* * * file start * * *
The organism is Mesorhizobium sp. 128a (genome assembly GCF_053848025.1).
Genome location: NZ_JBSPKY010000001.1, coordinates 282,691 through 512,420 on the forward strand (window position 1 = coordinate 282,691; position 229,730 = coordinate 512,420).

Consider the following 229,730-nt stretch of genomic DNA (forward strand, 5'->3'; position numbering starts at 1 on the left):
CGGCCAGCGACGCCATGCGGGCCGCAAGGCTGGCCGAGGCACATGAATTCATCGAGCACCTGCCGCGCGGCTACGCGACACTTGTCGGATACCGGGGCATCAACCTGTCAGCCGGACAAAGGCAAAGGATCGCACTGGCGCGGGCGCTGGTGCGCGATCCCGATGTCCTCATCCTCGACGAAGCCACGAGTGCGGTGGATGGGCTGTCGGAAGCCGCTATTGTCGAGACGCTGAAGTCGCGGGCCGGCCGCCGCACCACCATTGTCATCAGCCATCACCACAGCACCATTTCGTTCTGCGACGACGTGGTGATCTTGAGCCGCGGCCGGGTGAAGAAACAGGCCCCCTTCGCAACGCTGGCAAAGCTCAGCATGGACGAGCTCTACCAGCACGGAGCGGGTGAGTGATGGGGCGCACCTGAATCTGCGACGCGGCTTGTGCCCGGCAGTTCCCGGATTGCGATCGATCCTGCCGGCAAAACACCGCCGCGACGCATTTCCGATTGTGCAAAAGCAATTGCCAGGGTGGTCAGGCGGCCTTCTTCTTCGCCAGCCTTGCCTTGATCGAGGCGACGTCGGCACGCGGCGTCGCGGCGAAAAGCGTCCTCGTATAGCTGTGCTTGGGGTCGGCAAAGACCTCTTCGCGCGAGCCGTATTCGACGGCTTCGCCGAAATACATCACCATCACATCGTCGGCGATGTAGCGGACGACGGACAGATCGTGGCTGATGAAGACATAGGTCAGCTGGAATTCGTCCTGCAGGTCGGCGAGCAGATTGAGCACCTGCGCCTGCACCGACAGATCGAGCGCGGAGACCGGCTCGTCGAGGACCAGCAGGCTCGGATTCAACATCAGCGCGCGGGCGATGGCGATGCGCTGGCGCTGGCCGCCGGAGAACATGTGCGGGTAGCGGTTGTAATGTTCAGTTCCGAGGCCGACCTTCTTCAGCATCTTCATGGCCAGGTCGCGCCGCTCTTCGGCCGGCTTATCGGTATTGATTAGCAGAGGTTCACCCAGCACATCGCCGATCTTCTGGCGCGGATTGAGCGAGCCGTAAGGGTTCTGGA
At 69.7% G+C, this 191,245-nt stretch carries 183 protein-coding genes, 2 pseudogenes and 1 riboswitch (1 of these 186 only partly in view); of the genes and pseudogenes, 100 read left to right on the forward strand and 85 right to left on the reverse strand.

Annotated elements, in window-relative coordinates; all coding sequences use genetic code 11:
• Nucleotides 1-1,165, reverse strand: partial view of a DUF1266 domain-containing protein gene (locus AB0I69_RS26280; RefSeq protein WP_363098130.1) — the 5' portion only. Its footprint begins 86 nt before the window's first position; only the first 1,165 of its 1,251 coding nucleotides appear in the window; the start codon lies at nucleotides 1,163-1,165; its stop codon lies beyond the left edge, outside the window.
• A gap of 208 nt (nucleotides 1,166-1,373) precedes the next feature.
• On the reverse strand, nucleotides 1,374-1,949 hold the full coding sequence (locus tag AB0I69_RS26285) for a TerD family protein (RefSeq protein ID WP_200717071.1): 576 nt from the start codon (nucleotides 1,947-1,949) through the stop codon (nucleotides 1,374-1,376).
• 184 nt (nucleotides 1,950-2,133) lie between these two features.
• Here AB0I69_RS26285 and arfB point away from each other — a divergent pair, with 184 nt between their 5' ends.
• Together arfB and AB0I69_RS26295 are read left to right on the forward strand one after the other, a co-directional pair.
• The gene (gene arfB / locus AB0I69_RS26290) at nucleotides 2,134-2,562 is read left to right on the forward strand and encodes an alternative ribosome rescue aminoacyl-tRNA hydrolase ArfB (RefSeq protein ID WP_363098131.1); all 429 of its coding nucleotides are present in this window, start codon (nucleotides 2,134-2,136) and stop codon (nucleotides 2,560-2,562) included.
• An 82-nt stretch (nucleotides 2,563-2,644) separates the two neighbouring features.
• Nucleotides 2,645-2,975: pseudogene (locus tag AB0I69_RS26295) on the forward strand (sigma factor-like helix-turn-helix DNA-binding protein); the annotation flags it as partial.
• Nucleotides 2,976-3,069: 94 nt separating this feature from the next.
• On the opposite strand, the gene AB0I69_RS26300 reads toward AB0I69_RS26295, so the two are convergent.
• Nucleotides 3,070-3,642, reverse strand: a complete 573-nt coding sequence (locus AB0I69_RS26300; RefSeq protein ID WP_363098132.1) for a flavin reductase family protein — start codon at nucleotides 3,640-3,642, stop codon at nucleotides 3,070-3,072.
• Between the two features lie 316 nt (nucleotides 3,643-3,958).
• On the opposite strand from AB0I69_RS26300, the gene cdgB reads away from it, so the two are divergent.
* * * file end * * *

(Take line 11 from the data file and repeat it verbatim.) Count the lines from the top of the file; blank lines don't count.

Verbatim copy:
• Here AB0I69_RS26285 and arfB point away from each other — a divergent pair, with 184 nt between their 5' ends.